Features

Inside Dunlop - behind the scenes at the 6 Hours of Silverstone - The tyre engineer

evo joins G-Drive Racing and its Dunlop tyre engineer at the WEC

The tyre engineer

Matt leads us over to the TV monitors mounted on the garage wall. A live feed of data is streamed to each of the four screens, showing each car’s current circuit position, brake temperatures, tyre pressures and wheel speeds.

‘We can monitor tyre pressure with incredible accuracy,’ Matt explains. ‘We keep a close eye on brake temperatures too, because these can directly affect tyre pressures through heat soak.’ 

Subscribe to evo magazine

Subscribe today to our exclusive new offer and SAVE 39% on the shop price, get evo for its original cover price of £3.00 an issue, plus get a FREE gift worth £20!

Both G-Drive Racing cars are shown as coloured dots on a circuit map. There’s no reason to doubt the system’s accuracy, but it’s still reassuring to hear the sound of a Nissan V8 screaming by as a dot travels along the pit straight. 

I grab Matt to ask how the session, now a third of the way through, is going. ‘Sam was initially complaining about the car being over damped, as the car kept rebounding off of a bump through turn 1,’ he says. ‘A setup change has fixed that. But we’ve noticed that the tyres need a lap to warm up before being pushed hard.’

Advertisement
Advertisement - Article continues below

Matt tells me that the drivers had been complaining of understeer, which is then worsened as they try to push through it. ‘I’m telling them to rein it in and let the tyre come to them. They need to protect the front left.’

By pushing harder as the car understeers, the drivers are causing the fronts to slide and pressures to rise. This then lowers the contact patch of the tyre, further reducing grip and accelerating the problem. Matt knows this by comparing the drivers’ feedback to his data.

‘This is an endurance race, so the drivers have to warm the tyres up before pushing. But they’re racers, they always want to be the fastest straight away,’ he laughs.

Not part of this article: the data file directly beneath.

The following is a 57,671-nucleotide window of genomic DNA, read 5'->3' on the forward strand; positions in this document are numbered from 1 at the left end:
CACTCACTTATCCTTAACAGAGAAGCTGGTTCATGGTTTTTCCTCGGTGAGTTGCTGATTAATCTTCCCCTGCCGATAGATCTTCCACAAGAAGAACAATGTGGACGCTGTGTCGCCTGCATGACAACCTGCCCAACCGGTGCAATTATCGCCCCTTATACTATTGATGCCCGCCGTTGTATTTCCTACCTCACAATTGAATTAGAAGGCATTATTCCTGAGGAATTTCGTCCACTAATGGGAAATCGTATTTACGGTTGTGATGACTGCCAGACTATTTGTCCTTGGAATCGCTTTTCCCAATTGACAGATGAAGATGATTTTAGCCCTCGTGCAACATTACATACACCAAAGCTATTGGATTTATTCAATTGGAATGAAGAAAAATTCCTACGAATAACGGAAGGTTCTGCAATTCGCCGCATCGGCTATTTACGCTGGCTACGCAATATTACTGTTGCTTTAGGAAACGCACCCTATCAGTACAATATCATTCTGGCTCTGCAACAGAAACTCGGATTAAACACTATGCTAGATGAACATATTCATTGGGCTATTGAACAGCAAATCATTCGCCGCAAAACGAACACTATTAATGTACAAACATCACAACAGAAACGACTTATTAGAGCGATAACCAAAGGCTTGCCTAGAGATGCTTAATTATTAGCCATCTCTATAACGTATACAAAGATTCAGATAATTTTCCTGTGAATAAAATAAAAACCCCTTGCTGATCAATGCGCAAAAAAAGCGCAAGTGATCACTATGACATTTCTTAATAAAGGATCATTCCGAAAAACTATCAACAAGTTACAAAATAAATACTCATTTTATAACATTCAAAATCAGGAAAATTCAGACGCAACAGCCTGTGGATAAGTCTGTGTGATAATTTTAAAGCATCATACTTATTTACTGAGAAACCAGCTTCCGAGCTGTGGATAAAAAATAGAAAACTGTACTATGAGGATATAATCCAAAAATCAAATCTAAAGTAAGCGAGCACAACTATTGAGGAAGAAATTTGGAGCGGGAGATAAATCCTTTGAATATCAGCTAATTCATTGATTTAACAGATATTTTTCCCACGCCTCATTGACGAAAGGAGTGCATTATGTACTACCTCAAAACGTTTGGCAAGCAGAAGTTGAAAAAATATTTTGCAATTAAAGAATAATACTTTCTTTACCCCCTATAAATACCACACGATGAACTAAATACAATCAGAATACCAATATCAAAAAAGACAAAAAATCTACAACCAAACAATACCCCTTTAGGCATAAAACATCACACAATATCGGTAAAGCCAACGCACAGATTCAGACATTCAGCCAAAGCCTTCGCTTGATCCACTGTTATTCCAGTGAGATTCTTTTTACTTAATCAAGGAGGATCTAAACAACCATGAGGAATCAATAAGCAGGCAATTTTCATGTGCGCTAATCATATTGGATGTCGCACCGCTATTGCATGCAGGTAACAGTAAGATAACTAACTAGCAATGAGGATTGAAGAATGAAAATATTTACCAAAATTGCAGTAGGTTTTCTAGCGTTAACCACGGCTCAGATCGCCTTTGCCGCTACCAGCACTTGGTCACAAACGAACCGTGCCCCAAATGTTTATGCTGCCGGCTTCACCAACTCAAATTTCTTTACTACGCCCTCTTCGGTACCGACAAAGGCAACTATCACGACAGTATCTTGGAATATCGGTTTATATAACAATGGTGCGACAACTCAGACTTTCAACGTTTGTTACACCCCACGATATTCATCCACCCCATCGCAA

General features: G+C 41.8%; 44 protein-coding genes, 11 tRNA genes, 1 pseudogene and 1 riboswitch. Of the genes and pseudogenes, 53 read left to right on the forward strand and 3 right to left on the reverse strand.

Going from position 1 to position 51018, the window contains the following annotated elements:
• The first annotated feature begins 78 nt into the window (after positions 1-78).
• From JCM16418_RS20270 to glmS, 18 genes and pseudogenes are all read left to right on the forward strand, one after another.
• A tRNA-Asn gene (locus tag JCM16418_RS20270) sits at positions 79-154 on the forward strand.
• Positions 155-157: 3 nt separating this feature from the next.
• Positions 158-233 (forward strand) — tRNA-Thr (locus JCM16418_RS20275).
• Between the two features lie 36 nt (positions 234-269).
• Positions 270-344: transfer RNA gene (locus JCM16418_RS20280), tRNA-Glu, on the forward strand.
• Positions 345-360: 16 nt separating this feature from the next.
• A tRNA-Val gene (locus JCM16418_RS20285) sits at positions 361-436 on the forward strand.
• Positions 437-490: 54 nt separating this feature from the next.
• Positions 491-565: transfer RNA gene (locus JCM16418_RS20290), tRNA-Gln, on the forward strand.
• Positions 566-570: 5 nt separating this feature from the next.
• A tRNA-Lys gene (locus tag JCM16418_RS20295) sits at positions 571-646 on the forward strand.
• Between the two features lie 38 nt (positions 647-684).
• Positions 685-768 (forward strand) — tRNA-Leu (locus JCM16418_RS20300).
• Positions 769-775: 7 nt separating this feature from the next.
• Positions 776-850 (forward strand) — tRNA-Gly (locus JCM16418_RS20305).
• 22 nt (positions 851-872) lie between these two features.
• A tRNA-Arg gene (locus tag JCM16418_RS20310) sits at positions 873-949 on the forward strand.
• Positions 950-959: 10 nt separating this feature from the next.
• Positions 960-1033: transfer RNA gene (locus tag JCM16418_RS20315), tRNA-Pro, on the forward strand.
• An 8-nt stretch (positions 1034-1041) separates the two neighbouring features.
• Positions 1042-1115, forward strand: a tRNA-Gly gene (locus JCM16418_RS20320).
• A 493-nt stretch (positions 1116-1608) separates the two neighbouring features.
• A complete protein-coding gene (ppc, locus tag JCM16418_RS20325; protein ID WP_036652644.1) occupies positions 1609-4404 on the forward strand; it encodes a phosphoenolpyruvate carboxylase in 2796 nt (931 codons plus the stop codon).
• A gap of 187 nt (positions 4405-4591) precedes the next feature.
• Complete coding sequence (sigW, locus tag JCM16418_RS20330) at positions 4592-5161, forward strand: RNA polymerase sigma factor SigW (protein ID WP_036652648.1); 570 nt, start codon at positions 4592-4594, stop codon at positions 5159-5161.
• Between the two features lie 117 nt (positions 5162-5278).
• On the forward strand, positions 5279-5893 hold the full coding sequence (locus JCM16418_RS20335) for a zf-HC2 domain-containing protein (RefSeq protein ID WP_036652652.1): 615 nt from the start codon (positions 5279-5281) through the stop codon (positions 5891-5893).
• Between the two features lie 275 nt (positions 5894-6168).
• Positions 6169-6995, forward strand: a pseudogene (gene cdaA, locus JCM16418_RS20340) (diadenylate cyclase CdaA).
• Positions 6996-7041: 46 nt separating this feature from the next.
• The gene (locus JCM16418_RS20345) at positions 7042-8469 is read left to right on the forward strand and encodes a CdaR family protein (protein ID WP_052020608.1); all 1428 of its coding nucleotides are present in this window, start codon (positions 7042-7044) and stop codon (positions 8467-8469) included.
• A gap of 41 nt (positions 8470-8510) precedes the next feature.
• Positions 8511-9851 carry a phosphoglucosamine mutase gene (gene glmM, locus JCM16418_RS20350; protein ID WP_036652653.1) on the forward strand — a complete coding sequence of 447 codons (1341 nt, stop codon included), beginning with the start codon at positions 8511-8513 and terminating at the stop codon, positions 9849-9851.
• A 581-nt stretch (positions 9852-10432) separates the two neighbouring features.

For the remainder of the session we’re glued to the action, watching the drivers jump in and out of the cars, mechanics rotating tyres between axles and Matt monitoring data and the radio. The smell of cooking brakes, burning rubber and unburnt fuel fills the air, all laced to a constant backtrack of deep-throated V8s, singing flat-sixes and whooshing hybrids.

Advertisement
Advertisement

Most Popular

Visit/saloons/202421/supersaloon-face-off-old-vs-new
Saloons

BMW M5 F90 vs E28 M5, RS6, E500 and Lotus Carlton: supersaloons old vs new

From the first to the very latest, we take a dive into the history of the supersaloon with the 1985 BMW M5 E28 and other classics taking on today's mo…
4 Apr 2020
Visit/honda/nsx/202424/honda-nsx-review-enough-to-take-on-its-european-rivals
Honda NSX

Honda NSX review - enough to take on its European rivals?

Honda’s supercar is immensely capable and startlingly fast, but it’s easier to respect than it is to love
6 Apr 2020
Visit/aston-martin/dbs-superleggera/22844/new-aston-martin-dbs-superleggera-volante-2020-review
Aston Martin DBS Superleggera

New Aston Martin DBS Superleggera Volante 2020 review

Losing the roof hasn’t compromised the DBS in the way it could have done. It’s a great mix of GT and supercar, with truly spectacular performance.
7 Apr 2020
Visit/features/22907/hyundai-i30-fastback-n-versus-the-col-de-turini
Hyundai i30 N hatchback

Hyundai i30 Fastback N versus the Col de Turini

We take the Hyundai i30 Fastback N up the Col de Turini, a 31km stage of the Monte Carlo World Rally Championship
19 Jul 2019